The boss of multinational computer games developer Interzone closed the company's lead development studio in Bentley last night amid claims the company owes more than $1.5 million in unpaid wages, superannuation and taxes.
Despite this about 10 Interzone employees remain outside the Technology Park premises protesting the treatment they've received, claiming they are owed more than $500,000 in unpaid superannuation and back-pay.
At its peak Interzone had approximately 160 employees based at four locations globally, including Brazil, China and the United States, with 50 developers based in the Perth studio.
It had also received state government backing to the tune of $500,000 as part of a three-year deal announced by the then Industry and Enterprise Minister Francis Logan in March 2007.
US-based Interzone chief executive, director and majority shareholder, Marty Brickey last night ordered his vice president of business operations, Mike Turner to attach an announcement to the front door of the office accepting responsibility for unpaid wages while revoking employee access to the studio.
"We accept that we owe you wages and are currently determining the amount owed and are working diligently to raise funds in the USA that will be distributed according to the priority as set out by law," Mr Brickey stated in the announcement.
"Please note the only person allowed on or within the premises of Interzone is Vice President of Business Operations Mike Turner and anyone he so nominates or brings with himself onto the premises.
"NO ONE ELSE IS PERMITTED TO ENTER THE PREMISES.
"ALL ACCESS IS HEREBY REVOKED AND ANY ENTRY WHATSOEVER WILL CONSITUTE TRESPASSING."
WA Business News understands that Mr Turner, who flew into Australia this week, plans to remove all the intellectual property (IP) from the site, including the latest games development data and computer servers, and return to the US on Saturday.
Upon his return, it's understood that Mr Brickey and Mr Turner will complete the existing games development project with a small contracted team of developers, essentially taking with them the Western Australian employees' last 18 months worth of work, leaving them with little to show for it except for a long list of questions and even longer list of demands for unpaid wages and superannuation.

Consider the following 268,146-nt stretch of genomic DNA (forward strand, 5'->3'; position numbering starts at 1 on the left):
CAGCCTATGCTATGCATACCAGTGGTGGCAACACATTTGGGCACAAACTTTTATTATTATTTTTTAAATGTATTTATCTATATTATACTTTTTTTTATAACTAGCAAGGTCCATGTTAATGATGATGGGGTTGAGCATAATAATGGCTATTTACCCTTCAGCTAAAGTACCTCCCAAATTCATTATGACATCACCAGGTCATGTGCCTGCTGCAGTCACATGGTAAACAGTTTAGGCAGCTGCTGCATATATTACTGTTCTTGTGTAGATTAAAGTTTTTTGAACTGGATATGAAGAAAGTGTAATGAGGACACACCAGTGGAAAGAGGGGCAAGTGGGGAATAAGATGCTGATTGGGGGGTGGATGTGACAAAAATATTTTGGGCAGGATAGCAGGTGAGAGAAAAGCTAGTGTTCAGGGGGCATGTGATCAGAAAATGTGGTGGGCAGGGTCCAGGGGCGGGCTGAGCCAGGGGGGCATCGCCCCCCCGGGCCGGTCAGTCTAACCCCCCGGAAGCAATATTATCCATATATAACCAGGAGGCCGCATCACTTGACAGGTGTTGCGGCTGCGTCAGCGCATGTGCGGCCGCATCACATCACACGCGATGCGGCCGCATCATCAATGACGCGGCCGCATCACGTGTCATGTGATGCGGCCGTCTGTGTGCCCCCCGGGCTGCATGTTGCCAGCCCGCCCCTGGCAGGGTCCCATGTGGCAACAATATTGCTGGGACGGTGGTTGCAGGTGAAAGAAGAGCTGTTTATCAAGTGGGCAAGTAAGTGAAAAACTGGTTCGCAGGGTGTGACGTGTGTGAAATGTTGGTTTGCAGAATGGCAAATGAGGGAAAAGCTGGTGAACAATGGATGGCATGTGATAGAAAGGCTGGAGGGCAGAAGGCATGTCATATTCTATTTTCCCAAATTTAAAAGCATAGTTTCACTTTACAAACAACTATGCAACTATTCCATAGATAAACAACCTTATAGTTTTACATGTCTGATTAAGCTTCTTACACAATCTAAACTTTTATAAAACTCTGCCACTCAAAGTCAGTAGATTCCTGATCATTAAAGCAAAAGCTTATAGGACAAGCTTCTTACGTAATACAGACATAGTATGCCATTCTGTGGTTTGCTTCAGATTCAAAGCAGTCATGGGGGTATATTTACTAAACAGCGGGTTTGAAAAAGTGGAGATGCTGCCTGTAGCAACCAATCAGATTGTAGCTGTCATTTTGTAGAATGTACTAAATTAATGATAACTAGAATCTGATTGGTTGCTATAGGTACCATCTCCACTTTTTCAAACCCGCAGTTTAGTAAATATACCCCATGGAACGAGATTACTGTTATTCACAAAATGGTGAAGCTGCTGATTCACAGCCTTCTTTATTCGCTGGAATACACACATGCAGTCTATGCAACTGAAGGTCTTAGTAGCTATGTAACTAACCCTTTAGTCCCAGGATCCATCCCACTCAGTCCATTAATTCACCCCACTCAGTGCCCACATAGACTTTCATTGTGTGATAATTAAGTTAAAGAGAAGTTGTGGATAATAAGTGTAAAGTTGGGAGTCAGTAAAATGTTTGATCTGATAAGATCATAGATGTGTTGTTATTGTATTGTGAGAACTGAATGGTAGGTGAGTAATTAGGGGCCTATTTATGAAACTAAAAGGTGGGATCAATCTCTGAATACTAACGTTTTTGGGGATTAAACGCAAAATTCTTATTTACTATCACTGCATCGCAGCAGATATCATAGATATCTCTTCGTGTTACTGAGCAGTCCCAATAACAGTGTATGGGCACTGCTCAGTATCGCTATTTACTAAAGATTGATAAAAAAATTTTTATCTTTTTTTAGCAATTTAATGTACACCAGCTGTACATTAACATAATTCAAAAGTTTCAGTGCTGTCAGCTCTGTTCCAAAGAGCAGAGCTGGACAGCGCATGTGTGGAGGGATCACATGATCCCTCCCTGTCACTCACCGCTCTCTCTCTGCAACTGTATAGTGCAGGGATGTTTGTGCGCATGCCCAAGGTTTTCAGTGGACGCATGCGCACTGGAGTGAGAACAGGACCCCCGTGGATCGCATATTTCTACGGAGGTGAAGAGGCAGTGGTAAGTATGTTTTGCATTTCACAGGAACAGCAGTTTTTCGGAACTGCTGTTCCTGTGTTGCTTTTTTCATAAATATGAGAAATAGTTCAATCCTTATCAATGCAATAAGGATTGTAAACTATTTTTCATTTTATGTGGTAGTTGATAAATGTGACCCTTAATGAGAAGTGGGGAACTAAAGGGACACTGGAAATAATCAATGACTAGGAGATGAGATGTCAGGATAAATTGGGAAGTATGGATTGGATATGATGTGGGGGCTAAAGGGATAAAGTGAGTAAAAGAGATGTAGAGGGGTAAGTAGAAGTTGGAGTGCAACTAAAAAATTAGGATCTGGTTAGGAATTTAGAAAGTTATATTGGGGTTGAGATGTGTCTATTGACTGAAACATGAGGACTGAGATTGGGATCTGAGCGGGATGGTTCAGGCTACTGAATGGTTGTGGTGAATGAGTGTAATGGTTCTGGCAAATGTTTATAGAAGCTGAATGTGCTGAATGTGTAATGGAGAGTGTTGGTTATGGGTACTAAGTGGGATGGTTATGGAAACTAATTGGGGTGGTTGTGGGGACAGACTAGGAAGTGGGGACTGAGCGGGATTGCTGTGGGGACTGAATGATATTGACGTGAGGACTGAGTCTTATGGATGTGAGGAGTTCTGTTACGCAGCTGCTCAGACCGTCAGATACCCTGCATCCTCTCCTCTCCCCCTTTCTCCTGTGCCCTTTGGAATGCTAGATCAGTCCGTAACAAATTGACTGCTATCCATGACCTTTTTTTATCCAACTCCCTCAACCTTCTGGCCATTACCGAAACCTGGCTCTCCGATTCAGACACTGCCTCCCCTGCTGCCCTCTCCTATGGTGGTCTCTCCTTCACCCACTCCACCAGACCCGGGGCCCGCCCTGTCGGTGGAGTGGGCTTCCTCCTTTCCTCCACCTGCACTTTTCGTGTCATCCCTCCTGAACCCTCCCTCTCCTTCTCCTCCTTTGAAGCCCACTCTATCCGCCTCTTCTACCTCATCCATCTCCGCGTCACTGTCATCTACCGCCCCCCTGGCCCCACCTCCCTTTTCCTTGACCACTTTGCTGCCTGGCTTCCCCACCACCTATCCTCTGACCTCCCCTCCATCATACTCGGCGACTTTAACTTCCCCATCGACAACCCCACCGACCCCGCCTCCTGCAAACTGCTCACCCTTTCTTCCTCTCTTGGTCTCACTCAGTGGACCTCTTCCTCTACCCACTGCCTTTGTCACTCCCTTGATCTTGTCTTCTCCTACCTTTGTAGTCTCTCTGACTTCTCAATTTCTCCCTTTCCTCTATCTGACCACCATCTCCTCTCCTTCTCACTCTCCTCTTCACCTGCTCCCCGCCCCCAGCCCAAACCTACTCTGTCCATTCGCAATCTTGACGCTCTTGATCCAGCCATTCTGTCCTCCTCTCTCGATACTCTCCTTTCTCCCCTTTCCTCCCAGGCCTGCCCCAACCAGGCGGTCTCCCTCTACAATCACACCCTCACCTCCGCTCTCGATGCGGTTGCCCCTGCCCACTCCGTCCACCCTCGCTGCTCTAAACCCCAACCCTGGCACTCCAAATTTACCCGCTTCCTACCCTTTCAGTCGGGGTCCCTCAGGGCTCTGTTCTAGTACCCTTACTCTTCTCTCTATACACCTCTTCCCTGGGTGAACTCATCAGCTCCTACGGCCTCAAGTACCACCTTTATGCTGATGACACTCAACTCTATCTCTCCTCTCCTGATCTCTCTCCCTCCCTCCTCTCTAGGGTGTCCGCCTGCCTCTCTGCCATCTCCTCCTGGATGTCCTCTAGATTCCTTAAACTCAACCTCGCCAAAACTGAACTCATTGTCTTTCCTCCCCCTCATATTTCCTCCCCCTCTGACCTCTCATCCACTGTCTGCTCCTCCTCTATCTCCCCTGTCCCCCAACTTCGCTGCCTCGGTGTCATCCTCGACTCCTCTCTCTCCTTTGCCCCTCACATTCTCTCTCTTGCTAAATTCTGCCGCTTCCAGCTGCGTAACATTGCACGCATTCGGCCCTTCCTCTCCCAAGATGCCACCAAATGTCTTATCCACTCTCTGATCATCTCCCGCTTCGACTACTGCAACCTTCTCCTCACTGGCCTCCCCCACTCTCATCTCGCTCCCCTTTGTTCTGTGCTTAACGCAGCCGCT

WA Business News has also obtained an earlier email from Mr Brickey, addressed to "current or former members of IZ (Interzone) Perth that have outstanding pay, termination or Super owed to them", suggesting the Perth studio would only be closed temporarily.
"Although it looks as if we will be forced to wind up IZ Perth as a studio for now - this is not definitive as we will attempt to work through the legal channels to get super paid before wind up procedures commence or complete - we have no intention of abandoning anyone there," Mr Brickey said in the email.
However, Mr Brickey also addressed his concerns of "sabotage" and "scuttlebutt" among past and present employees.
"Consider how far you are willing to go for your termination and super then try to understand how far our investor's are willing to go to protect millions of dollars in investment," Mr Brickey said in the email.
"Eight of our major investors are already independently retaining council (sic) in Perth and are reading (sic) to strike hard and fast at anyone committing tortuous interference, slander, or liable against the company."
The various past and present employees spoken to by WA Business News all claimed to have significant monies owed to them, some as much as $20,000 including superannuation and unpaid wages.
Next week's edition of WA Business News will have an in-depth report on the Interzone saga.